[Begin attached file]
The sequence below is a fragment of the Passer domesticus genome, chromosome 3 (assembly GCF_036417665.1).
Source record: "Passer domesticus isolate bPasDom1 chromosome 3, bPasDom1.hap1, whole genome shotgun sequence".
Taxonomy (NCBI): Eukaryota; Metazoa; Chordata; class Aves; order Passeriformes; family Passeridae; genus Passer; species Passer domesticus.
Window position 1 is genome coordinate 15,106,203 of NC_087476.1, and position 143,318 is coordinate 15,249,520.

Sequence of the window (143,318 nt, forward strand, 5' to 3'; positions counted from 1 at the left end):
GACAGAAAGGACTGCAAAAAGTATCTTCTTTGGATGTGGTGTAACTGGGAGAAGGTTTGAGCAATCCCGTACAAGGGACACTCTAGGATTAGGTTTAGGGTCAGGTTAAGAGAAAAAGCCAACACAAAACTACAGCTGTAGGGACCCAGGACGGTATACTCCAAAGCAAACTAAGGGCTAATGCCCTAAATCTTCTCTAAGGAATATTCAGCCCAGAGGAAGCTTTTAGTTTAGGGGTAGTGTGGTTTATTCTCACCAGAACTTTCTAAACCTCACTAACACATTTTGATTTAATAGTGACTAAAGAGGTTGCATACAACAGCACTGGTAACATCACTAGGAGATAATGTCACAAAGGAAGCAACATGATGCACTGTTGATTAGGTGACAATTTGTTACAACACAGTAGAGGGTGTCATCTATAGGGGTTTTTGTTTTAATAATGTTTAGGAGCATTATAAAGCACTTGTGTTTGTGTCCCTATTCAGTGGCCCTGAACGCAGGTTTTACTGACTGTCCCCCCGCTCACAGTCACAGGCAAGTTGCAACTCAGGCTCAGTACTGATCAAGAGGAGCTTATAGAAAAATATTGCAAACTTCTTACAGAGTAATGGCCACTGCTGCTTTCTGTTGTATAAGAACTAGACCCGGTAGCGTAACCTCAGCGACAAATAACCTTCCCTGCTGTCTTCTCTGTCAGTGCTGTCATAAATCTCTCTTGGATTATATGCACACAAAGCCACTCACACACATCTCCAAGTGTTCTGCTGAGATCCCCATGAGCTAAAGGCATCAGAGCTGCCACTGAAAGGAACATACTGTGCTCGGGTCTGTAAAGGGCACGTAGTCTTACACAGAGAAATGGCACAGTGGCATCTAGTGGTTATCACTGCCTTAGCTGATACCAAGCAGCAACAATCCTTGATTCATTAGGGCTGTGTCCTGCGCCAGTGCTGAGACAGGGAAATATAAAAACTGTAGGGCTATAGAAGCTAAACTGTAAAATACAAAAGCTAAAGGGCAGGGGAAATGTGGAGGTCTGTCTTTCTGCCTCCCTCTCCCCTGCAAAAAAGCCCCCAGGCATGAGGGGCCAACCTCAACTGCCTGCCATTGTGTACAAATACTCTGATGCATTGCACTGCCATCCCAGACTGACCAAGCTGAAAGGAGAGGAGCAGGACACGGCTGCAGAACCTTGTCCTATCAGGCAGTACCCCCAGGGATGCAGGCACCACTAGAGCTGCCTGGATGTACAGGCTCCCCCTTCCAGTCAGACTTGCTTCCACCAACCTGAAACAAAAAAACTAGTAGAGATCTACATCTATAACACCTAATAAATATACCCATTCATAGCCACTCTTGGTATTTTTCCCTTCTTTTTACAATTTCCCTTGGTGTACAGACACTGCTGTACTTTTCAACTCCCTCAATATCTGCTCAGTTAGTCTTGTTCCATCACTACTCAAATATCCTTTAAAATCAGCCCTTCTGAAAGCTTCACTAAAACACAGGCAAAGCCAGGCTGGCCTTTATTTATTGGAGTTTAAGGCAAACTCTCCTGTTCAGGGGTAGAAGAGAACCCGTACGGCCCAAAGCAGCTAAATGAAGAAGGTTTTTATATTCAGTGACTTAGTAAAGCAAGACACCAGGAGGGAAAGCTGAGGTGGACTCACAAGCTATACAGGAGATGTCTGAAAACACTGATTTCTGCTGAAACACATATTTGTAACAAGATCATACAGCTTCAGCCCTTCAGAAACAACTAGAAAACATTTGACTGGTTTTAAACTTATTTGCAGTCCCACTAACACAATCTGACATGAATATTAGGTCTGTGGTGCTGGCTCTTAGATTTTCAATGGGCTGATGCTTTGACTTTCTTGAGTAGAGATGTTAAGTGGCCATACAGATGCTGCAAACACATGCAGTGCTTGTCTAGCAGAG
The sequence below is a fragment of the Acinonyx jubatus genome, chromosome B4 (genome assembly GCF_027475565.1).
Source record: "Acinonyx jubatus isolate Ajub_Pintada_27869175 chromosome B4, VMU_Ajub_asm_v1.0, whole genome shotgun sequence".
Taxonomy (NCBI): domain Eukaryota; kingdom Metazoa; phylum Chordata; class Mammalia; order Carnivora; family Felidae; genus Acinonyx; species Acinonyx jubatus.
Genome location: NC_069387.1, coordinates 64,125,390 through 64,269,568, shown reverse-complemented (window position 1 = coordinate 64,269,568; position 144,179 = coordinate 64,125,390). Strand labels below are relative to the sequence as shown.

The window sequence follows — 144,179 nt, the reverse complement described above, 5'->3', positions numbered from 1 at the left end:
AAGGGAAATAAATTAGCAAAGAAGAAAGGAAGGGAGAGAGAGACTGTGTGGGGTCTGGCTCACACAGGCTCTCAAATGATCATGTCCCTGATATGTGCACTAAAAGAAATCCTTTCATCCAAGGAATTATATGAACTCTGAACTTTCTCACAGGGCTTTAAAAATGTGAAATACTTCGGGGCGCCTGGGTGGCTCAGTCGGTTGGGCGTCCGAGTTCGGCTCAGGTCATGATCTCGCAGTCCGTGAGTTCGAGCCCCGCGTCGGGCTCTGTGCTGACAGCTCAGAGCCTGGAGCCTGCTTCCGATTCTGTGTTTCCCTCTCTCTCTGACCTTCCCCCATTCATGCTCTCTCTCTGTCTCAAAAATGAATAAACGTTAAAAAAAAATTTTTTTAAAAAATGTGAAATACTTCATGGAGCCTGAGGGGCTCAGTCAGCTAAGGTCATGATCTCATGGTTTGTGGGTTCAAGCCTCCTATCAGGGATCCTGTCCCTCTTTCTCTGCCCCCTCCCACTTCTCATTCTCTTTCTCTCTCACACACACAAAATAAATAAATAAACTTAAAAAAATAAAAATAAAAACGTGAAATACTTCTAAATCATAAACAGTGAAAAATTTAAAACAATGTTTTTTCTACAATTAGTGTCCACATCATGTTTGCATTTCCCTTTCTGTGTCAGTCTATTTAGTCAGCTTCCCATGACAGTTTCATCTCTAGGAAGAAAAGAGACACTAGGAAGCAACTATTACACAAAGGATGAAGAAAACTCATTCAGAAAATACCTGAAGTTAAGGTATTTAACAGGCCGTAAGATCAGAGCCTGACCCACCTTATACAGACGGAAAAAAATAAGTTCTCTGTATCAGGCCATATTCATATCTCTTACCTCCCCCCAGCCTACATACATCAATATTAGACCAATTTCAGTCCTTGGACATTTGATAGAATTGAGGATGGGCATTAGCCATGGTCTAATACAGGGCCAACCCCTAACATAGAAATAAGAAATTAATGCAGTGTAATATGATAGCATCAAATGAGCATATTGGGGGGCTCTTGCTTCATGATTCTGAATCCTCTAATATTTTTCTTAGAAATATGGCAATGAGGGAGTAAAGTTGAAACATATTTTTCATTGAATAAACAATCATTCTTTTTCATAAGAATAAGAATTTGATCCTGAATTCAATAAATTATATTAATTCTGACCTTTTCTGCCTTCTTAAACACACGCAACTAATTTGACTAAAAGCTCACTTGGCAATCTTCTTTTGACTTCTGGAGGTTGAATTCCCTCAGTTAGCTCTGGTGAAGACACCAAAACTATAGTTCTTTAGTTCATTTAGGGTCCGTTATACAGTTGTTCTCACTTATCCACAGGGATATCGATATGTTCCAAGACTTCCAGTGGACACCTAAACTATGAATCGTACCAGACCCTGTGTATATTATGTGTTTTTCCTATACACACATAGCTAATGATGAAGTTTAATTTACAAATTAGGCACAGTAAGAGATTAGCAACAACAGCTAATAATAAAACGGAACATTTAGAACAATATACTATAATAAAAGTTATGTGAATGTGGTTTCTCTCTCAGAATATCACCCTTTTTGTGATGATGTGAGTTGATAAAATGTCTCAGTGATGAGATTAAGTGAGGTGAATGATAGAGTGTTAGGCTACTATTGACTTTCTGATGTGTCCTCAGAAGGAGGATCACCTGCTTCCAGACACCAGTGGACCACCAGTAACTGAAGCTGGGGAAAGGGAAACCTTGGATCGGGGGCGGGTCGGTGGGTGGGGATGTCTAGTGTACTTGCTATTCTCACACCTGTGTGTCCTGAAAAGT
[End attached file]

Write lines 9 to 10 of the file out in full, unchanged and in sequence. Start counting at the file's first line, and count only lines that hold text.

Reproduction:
Taxonomy (NCBI): domain Eukaryota; kingdom Metazoa; phylum Chordata; class Mammalia; order Carnivora; family Felidae; genus Acinonyx; species Acinonyx jubatus.
Genome location: NC_069387.1, coordinates 64,125,390 through 64,269,568, shown reverse-complemented (window position 1 = coordinate 64,269,568; position 144,179 = coordinate 64,125,390). Strand labels below are relative to the sequence as shown.